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From being unheard of, to becoming the most preferred source of electricity, solar power has certainly come a long way. It’s growth has surged in the recent years, which in turn has led to a drop in the tariffs, project and equipment costs, and led the government to become increasingly aware of its potential. The support from the government and the severe energy crisis has resulted in bigger and more extensive solar power projects, making India one of the most cost effective destinations to set up more such projects. People are beginning to see the benefits from a financial perspective in making the shift to solar energy, and this phenomenon is set to grow. Commercial establishments and industries too are heading toward the ‘sun’. There are some glitches still – the energy produced from the sun can efficiently run low intensity appliances such as fans, LED TVs, lights, and other such appliances. However, normal televisions, air-conditioners, geysers, microwaves, and others, cannot run on solar energy still – a hybrid solution is required. ‘Green’ enthusiasts are consistently looking for ways to replace traditional electricity with solar power, and it seems that it will soon fall in place.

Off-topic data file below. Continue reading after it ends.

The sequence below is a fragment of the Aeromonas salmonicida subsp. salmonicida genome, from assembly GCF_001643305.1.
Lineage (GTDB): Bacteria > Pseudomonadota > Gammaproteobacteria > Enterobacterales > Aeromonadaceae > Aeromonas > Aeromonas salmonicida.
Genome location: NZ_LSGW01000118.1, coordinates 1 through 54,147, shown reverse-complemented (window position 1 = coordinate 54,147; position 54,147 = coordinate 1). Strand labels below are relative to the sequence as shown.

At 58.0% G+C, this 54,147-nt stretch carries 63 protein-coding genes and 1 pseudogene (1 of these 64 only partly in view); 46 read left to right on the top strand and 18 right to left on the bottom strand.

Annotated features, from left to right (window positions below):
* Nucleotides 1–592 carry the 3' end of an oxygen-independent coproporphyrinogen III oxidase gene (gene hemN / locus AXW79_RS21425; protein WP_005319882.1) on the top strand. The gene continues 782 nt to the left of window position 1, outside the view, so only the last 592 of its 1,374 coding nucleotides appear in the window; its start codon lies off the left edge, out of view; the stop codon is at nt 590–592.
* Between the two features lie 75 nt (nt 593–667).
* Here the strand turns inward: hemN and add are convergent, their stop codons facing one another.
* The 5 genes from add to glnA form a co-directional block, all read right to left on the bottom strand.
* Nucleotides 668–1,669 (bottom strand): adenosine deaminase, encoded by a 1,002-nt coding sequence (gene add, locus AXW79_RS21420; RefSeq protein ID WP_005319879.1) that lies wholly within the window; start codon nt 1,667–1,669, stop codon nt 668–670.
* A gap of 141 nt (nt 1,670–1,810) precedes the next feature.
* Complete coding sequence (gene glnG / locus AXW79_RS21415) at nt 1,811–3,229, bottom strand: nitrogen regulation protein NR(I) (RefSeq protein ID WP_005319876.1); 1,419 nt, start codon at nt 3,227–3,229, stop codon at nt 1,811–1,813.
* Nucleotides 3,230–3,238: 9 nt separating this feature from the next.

In the last couple of years, India seems to have caught on to the ‘strength’ of the sun, and therefore made the necessary adjustments, resulting in the stabilization of prices. However, everyone must think in the same direction, or this stability could be threatened. India’s competitiveness in terms of cost has improved in the last 5 years and tariffs have dropped from Rs.15-17 per KWH to a mere Rs.4-5 per KWH. The scale of projects and solar plants is becoming increasingly larger, and hence the solar prices in India are set to become even more affordable. It helps that our country has a tropical climate, with harsh sunlight! Earlier projects for solar plants were a mere 50MW, but now the projects are scaling to 100-200MW, which is a matter of real interest for developers and investors, across the globe. The lowest tariff quotation has come in from a solar energy company in Finland at Rs.4.34 per KWH for a 70MW solar plant, in collaboration with the National Thermal Power Corporation (NTPC) at Bhadla Solar Park. India is speedily on its way to becoming one of the world’s largest hubs for solar power. It already has to its credit the first solar-powered airport at Kochi in Kerala, the largest 750-mw Rewa Ultra-Mega Solar Power Project in Madhya Pradesh, and many other gigantic projects.As the production of solar energy rises to reach 100GW, it would make sense for a large consumer durable goods companies to launch DC electric products in India.